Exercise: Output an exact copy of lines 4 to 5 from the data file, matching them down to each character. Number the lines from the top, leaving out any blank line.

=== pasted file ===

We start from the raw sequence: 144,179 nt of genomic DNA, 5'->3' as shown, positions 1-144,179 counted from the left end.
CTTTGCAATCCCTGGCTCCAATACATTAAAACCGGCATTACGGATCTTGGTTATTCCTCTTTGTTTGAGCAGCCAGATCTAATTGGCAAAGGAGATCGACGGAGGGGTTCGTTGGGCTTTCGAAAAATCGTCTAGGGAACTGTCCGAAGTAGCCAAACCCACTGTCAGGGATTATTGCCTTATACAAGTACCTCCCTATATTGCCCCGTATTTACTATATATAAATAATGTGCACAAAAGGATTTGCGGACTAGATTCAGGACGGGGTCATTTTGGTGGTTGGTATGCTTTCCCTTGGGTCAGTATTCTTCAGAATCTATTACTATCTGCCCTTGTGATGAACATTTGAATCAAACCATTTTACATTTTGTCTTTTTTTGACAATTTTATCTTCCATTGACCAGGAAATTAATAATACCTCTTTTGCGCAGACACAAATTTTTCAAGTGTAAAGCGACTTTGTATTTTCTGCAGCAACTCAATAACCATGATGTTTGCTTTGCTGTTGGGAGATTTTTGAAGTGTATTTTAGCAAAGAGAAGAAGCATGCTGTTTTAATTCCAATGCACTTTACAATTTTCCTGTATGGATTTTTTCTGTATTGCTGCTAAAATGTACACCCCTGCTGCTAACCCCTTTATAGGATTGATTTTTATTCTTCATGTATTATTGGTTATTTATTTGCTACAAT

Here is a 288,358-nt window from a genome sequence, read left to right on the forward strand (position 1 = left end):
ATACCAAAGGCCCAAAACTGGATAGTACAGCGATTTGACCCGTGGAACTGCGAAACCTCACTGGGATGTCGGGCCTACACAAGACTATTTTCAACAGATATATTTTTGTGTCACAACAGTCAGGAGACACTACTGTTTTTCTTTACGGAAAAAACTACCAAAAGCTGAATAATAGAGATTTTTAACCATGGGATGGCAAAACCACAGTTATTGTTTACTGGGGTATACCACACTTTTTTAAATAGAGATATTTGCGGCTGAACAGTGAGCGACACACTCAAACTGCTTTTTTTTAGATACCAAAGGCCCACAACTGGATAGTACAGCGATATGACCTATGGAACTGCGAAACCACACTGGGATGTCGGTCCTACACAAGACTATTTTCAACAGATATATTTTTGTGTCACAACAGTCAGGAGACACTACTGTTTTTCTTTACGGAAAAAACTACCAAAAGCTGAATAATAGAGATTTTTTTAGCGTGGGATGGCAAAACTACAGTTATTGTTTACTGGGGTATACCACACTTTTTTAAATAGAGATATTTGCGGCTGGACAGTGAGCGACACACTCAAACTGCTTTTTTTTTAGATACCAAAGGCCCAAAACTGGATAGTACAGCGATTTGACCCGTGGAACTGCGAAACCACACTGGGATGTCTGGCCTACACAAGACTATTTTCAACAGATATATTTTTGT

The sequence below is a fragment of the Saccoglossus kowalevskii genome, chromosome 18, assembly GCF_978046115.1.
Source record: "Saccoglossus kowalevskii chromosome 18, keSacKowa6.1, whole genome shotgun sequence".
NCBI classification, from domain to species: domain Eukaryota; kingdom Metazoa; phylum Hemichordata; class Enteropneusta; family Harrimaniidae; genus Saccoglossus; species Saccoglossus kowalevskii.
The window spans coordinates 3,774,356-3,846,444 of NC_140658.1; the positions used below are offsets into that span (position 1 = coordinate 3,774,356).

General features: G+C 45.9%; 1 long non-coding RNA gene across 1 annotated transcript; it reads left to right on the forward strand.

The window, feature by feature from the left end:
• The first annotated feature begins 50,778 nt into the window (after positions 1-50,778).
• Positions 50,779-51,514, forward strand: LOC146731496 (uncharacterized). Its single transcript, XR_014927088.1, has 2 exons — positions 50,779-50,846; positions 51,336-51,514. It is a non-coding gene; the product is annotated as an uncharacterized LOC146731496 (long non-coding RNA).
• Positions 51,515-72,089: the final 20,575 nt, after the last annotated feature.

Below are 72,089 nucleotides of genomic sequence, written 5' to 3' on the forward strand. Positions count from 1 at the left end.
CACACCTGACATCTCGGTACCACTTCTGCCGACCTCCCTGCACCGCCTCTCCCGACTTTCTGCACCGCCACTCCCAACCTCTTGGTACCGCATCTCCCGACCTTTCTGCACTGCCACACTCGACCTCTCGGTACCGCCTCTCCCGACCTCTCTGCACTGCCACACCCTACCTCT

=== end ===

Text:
ATACCAAAGGCCCAAAACTGGATAGTACAGCGATTTGACCCGTGGAACTGCGAAACCTCACTGGGATGTCGGGCCTACACAAGACTATTTTCAACAGATATATTTTTGTGTCACAACAGTCAGGAGACACTACTGTTTTTCTTTACGGAAAAAACTACCAAAAGCTGAATAATAGAGATTTTTAACCATGGGATGGCAAAACCACAGTTATTGTTTACTGGGGTATACCACACTTTTTTAAATAGAGATATTTGCGGCTGAACAGTGAGCGACACACTCAAACTGCTTTTTTTTAGATACCAAAGGCCCACAACTGGATAGTACAGCGATATGACCTATGGAACTGCGAAACCACACTGGGATGTCGGTCCTACACAAGACTATTTTCAACAGATATATTTTTGTGTCACAACAGTCAGGAGACACTACTGTTTTTCTTTACGGAAAAAACTACCAAAAGCTGAATAATAGAGATTTTTTTAGCGTGGGATGGCAAAACTACAGTTATTGTTTACTGGGGTATACCACACTTTTTTAAATAGAGATATTTGCGGCTGGACAGTGAGCGACACACTCAAACTGCTTTTTTTTTAGATACCAAAGGCCCAAAACTGGATAGTACAGCGATTTGACCCGTGGAACTGCGAAACCACACTGGGATGTCTGGCCTACACAAGACTATTTTCAACAGATATATTTTTGT

The sequence below is a fragment of the Saccoglossus kowalevskii genome, chromosome 18, assembly GCF_978046115.1.